We will be seeking change in three areas when we come to the committee of the whole House stage, and the Minister’s mentioned this. The first is around time frames. The time frames were changed in committee, and I hear from the Minister that the Minister responsible will bring forward Supplementary Order Papers (SOPs). It’s disappointing that, actually, through his MPs and the officials that wasn’t presented in the committee for us to consider them if they are that important. It’s almost as if he’s realised afterwards he’s made a mistake and wants to change it, but we think the time frame of the current legislation will enter into force within 12 months after Royal assent—we think that is too soon because the standards that these businesses will need to report to are not set yet, and actually they are significant companies and large companies that take their responsibility seriously. They will want to meet this requirement. We think it should be longer and will bring forward an SOP to make that time frame longer. Not so long they don’t have to report, even though it won’t make a change to climate change, but a reasonable period of time.
We also think that the public sector and the private sector should be treated the same. So what the Government has said is this will be an obligation on the private sector, but Crown entities actually will have to meet a different requirement based on a letter from a Minister. They are giving themselves an exemption and an opt-out and they shouldn’t. If it’s good enough for the private sector, it’s got to be good enough for the entities that the Government controls—the standards should be the same, because it sets a very, very bad precedent: “Do not what we do, just do as we say.”, and the private sector is sick of that.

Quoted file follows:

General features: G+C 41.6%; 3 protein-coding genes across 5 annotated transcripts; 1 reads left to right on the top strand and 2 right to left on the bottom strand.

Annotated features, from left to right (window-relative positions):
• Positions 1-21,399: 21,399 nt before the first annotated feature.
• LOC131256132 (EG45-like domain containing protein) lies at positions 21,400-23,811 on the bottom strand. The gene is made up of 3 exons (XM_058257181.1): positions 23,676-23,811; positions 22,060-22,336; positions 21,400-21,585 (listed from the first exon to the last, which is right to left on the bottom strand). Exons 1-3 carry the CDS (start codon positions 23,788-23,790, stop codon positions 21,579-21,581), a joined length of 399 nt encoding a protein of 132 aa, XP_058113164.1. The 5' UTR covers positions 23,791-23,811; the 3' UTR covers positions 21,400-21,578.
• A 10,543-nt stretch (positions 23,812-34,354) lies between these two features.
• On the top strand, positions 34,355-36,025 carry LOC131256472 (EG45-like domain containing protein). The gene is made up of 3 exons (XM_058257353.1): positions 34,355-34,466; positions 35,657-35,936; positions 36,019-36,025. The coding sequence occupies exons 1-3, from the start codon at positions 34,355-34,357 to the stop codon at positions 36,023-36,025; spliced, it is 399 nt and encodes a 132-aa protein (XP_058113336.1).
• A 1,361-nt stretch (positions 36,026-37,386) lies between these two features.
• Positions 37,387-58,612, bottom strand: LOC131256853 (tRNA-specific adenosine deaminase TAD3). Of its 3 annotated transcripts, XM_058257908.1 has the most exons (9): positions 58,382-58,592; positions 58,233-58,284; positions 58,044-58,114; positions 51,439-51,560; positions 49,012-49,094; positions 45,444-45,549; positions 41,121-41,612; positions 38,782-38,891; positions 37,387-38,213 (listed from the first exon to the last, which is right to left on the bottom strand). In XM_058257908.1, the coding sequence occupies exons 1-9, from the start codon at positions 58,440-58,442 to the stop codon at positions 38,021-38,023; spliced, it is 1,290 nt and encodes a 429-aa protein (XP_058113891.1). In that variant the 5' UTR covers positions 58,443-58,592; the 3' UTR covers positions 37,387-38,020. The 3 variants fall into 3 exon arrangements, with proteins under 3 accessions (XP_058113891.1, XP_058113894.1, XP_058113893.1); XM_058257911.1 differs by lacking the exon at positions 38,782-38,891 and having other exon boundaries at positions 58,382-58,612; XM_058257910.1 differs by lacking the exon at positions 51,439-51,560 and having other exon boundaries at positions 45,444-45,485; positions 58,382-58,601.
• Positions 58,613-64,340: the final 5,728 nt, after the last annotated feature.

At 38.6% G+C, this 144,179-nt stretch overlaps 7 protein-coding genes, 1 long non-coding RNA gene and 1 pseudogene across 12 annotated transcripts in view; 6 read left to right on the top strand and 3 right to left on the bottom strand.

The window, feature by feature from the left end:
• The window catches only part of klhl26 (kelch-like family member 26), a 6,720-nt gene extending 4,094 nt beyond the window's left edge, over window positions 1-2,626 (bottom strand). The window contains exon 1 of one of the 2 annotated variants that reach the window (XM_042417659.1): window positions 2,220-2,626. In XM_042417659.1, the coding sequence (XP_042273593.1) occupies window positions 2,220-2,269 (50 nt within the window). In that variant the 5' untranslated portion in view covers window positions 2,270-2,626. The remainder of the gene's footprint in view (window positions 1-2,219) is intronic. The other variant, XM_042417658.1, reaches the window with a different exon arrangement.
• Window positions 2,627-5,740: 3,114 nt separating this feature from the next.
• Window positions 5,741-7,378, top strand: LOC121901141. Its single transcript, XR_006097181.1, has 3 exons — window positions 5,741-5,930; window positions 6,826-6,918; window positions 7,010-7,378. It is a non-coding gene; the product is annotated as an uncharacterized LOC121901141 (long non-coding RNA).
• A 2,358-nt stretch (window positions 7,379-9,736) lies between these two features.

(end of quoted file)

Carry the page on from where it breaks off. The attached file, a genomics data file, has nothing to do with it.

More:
The final one is the comply-or-explain approach. The comply-or-explain approach was taken out in committee, and the Minister mentioned that’s to level the playing field. Well, it actually doesn’t, because if there is a business that goes to an extent to find that climate change has no direct, meaningful impact upon their business, they should be able to say that. If it does have an impact upon their business and they don’t report it, they fall foul of the legislation, they have broken the law, and they will be held to account, but again what the Government is saying is “We don’t trust you, so we are going to make you go to the extent of reporting on something you have nothing to report on.” And I think that comply-or-explain is a better approach; it wouldn’t be used by many businesses, but it could be by some—it should be there. They are not allowed to break the law. They must still report if it has an impact upon them, but if it doesn’t, they shouldn’t have to go to the expense or the extent of meeting a requirement that doesn’t have an impact upon them and for them then to report, “We have nothing to show here”, they should be able to see it.
In those three areas, we will be tabling SOPs and hope the Government will work with us to make sure the legislation is not onerous upon these businesses but actually at least is around the intent of what the Government wants to do, which is send a signal, not actually have any impact upon climate change. The best way Mr Shaw can have an impact upon climate change is to Zoom to that conference over in Glasgow, not get on a plane with 10 other people.